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US, Iraq governments urged to investigate reports of detainee abuse

Human Rights Watch (HRW) [advocacy website] called Saturday for the Iraqi and US governments to launch an investigation [press release] and prosecute those responsible for alleged detainee abuse [JURIST news archive] after thousands of previously classified documents detailing torture by US and Iraqi forces were posted on WikiLeaks [website]. The group said the leaked reports detail the US military's failure to prevent abuses, including beatings, burnings and lashings, of Iraqi detainees at the hands of their captors. HRW also claimed the US may have violated international law by transferring detainees into Iraqi custody despite being aware that torture and abuse was a common practice. The documents also allegedly reveal that US forces failed to investigate reports of alleged torture and often ignored the "extensive abuses" of detainees by Iraqi security forces over a six-year period. HRW deputy Middle East director Joe Stork called for an investigation into the abuse, which he claims the released documents reveal is "rampant and goes completely unpunished. It's clear that US authorities knew of systematic abuse by Iraqi troops, but they handed thousands of detainees over anyway." HRW's request for an investigation comes almost six months after the group reported on the repeated torture [JURIST report] of Iraqi detainees in a secret prison in Baghdad.

UN Special Rapporteur on torture Manfred Nowak [official website] also responded to the WikiLeaks documents last week, calling for the Obama administration to launch an inquiry [JURIST report] into the role of the US forces in the alleged human rights violations. He stated that the US is party to UN human rights treaties that compel the investigation of such allegations and the criminalization of any form of torture. He also claimed that the incidents documented in the release may constitute violations of the UN Convention against Torture and Other Cruel, Inhuman or Degrading Treatment or Punishment [texts and materials]. In July, Nowak's predecessor called for a similar investigation regarding an additional WikiLeaks release [JURIST report]. The request involved war crimes allegedly committed by Taliban [CFR backgrounder], US and British forces in Afghanistan. In addition to the HRW reports, Amnesty International (AI) [advocacy website] released a similar report in September on the abuses of thousands of Iraqi detainees [JURIST report]. The report, "New Order, Same Abuses: Unlawful Detention in Iraq" [text, PDF] estimates that more than 30,000 detainees are currently being held in Iraqi prisons where they are tortured and mistreated, have no access to legal representation and are held indefinitely without visits from family members.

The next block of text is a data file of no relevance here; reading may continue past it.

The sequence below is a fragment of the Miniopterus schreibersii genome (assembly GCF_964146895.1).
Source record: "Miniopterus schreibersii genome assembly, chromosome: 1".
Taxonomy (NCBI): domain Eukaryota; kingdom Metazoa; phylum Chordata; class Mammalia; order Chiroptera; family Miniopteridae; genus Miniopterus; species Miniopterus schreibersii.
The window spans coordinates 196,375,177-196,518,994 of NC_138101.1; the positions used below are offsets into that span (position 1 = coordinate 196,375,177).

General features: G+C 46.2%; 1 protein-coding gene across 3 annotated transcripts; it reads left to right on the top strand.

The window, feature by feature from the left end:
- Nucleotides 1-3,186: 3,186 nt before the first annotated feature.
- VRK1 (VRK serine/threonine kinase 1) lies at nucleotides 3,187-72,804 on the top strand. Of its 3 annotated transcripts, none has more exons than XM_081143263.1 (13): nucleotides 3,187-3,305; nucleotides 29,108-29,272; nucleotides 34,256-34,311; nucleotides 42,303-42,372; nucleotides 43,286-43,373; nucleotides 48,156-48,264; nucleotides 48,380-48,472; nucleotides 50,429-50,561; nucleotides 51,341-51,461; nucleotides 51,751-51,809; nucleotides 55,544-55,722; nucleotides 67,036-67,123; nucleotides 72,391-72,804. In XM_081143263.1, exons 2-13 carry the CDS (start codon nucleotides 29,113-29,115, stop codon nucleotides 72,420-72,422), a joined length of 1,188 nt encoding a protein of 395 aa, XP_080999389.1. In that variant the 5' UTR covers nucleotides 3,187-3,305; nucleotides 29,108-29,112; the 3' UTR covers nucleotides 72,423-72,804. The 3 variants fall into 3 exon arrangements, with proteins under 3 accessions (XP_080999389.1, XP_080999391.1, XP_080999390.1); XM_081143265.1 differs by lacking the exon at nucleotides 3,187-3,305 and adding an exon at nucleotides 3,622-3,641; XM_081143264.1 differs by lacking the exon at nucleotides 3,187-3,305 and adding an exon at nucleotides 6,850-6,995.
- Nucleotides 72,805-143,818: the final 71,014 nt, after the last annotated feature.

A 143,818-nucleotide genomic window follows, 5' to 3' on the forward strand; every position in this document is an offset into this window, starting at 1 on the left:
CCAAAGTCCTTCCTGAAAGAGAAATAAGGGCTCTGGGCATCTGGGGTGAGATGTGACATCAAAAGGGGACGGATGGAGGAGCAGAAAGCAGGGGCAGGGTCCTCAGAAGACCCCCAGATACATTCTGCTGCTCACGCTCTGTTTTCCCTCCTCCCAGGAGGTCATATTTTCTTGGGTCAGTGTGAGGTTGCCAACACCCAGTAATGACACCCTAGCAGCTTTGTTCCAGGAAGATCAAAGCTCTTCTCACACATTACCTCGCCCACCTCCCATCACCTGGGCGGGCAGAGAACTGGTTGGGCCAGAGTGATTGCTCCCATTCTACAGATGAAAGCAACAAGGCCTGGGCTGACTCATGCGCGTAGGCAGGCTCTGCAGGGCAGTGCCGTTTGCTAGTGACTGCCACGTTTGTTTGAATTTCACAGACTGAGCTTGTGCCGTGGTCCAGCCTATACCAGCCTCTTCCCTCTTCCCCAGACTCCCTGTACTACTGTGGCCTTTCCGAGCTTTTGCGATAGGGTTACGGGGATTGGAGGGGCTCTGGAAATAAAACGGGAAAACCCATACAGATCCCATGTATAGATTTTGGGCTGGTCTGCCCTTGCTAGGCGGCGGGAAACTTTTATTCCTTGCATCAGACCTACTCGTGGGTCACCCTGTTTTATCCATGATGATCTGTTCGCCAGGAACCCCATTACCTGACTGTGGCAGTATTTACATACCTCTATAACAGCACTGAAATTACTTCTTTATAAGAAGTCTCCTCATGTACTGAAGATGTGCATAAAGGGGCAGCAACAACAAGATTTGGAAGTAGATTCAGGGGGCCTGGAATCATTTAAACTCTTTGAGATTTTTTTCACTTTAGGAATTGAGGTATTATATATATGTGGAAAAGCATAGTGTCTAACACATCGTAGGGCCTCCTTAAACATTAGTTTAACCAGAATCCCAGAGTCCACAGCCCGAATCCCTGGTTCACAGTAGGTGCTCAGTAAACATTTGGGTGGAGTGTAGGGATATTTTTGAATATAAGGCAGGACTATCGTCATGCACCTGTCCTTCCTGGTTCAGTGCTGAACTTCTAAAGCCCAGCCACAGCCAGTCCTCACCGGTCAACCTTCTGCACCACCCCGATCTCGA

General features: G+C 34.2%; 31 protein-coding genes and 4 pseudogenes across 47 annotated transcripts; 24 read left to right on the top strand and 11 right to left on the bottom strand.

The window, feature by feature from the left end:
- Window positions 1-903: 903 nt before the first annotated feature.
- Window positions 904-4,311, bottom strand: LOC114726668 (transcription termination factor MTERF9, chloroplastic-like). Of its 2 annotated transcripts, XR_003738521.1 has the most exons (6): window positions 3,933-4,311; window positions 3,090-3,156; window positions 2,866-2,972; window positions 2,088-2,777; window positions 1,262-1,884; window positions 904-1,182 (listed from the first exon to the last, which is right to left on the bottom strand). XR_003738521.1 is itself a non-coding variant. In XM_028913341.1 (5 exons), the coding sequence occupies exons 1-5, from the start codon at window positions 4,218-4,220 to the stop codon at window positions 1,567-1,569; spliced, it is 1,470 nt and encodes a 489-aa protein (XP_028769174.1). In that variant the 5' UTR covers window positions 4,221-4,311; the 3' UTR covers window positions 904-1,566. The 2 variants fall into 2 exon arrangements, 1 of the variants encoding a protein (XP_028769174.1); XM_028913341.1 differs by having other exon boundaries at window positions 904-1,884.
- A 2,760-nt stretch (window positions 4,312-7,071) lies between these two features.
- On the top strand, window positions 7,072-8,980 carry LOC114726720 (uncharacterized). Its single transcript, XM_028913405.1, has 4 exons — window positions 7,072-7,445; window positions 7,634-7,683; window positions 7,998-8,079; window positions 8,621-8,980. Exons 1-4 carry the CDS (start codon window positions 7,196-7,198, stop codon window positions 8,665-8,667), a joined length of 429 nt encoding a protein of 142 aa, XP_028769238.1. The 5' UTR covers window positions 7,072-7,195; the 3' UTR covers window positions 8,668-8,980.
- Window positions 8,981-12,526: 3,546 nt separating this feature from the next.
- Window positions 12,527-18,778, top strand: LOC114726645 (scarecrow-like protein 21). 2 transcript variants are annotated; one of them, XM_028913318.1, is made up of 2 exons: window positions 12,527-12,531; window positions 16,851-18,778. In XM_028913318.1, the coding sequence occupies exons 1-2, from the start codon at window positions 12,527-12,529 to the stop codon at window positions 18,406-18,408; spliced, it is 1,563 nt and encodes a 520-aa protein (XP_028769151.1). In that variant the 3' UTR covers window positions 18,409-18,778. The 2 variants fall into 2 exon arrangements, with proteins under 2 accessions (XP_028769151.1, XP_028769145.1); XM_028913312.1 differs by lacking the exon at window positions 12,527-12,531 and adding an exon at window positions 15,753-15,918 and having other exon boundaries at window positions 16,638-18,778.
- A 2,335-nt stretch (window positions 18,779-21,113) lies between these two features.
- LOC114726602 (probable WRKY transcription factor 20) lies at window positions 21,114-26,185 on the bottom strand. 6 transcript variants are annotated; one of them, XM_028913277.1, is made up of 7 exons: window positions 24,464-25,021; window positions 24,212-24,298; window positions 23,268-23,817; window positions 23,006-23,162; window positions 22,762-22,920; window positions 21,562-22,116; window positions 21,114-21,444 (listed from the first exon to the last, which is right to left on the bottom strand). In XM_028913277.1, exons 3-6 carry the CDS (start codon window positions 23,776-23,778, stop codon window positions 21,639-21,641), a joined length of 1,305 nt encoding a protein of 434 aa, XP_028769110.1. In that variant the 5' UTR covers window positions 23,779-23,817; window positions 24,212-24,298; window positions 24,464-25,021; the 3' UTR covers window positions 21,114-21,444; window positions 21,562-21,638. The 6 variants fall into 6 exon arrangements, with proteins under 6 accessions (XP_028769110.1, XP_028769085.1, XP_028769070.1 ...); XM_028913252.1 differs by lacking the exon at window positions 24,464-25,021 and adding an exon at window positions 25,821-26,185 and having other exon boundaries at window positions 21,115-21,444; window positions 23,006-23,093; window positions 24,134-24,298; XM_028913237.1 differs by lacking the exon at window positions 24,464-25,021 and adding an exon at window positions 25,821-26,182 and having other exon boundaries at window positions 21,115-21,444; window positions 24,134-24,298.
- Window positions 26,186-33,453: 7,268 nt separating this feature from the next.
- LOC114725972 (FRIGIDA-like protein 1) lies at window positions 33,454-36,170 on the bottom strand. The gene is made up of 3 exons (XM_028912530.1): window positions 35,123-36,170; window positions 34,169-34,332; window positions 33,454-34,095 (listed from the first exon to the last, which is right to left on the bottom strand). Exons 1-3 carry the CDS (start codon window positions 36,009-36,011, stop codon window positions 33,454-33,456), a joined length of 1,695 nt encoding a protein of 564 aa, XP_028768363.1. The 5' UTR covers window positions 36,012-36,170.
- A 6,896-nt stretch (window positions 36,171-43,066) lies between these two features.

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Paper Chase is JURIST's real-time legal news service, powered by a team of 30 law student reporters and editors led by law professor Bernard Hibbitts at the University of Pittsburgh School of Law. As an educational service, Paper Chase is dedicated to presenting important legal news and materials rapidly, objectively and intelligibly in an accessible format.

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